That was surprising.

Here’s the total birth percentages for white women by education level:

Race Education Level Percent of all births
White 8th grade or less 1.39%
9-12 grade 8.00%
Finished High School 22.55%
Some college 21.75%
AA degree 9.30%
BA/BS 24.00%
MA 10.28%
PhD or Professional Degree (MD, JD, etc.) 2.75%

 

Just like with black women, you get a shrinking of percent from some college to AA and then a strong bump for the BA, but it’s much more significant here.  So even if you don’t care about test scores and all that jazz, the basic cognitive sort is blindingly obvious in both black and white women.  Black women who marry before kids are heavily college attending, and white women in general, but ESPECIALLY those who marry are heavily college attending.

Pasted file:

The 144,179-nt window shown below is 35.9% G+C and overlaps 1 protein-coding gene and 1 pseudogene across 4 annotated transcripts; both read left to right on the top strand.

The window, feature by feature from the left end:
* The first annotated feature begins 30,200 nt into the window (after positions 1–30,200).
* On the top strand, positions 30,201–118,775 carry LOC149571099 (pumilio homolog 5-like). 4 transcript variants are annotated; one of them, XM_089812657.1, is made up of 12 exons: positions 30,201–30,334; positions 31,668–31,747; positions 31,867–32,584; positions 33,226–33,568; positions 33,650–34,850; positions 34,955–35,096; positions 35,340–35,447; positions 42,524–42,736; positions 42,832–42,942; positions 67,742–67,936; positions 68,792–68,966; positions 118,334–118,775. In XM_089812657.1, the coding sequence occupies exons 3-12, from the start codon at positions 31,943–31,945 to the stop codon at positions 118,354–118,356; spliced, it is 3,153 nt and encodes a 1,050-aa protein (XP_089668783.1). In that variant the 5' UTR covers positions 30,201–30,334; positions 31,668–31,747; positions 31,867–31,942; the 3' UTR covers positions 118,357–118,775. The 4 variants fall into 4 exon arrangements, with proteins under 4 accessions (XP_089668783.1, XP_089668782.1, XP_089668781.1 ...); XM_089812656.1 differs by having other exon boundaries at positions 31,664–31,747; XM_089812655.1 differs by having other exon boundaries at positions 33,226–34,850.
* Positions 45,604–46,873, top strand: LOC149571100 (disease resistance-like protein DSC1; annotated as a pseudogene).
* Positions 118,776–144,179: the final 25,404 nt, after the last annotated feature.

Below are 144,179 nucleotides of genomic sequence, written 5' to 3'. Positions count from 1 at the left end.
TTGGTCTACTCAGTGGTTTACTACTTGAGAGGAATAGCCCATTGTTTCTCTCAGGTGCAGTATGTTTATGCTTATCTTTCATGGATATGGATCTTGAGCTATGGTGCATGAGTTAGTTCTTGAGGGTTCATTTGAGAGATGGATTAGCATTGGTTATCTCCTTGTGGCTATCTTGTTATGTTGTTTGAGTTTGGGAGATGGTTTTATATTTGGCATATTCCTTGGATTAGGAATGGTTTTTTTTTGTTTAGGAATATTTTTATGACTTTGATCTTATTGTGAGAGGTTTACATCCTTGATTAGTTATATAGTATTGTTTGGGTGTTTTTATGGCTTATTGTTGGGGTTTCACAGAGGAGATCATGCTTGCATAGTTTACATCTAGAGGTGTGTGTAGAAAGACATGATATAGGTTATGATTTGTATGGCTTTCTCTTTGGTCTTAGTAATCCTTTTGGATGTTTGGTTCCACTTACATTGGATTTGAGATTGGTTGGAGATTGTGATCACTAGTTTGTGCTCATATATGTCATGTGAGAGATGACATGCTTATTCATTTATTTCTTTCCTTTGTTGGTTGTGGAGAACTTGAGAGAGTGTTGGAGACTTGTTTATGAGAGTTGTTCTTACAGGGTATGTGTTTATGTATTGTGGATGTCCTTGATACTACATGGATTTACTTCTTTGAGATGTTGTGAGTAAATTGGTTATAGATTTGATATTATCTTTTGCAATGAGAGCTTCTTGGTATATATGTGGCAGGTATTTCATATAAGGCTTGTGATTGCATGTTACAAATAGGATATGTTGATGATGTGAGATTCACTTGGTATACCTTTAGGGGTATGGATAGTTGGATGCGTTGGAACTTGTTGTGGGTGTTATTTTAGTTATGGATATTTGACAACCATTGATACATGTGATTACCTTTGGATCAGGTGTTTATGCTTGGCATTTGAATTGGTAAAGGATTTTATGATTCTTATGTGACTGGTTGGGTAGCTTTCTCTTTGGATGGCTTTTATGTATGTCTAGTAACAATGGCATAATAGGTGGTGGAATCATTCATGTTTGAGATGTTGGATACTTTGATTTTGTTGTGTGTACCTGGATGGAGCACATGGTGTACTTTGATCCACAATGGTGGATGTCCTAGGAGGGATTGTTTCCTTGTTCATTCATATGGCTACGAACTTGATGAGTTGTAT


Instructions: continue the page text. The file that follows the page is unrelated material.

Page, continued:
Anyway this post is just putting the numbers up.  These births, as noted in the title, are recent and span nearly a decade and are all births, not just first births.  So these children are almost entirely under 10 years old and this represents some completed families and siblings.  This has interesting implications for the future.

Just how dysgenic is the college gap between men and women?

Vox Day feels that it is quite dysgenic, but I think that we kind of see the Grain of Truth thing going on.

The reality is that 70% of white, non-Hispanic (WNH) births each year for the last decade or so are to college educated women.  And still more reality is that a majority of WNH births have been to college educated mothers since sometime in the 80s, when they crossed 50%.  So for about 30 years now, a majority of white babies are being born to educated white mothers.  And by 1960, the percentage was already over 20%.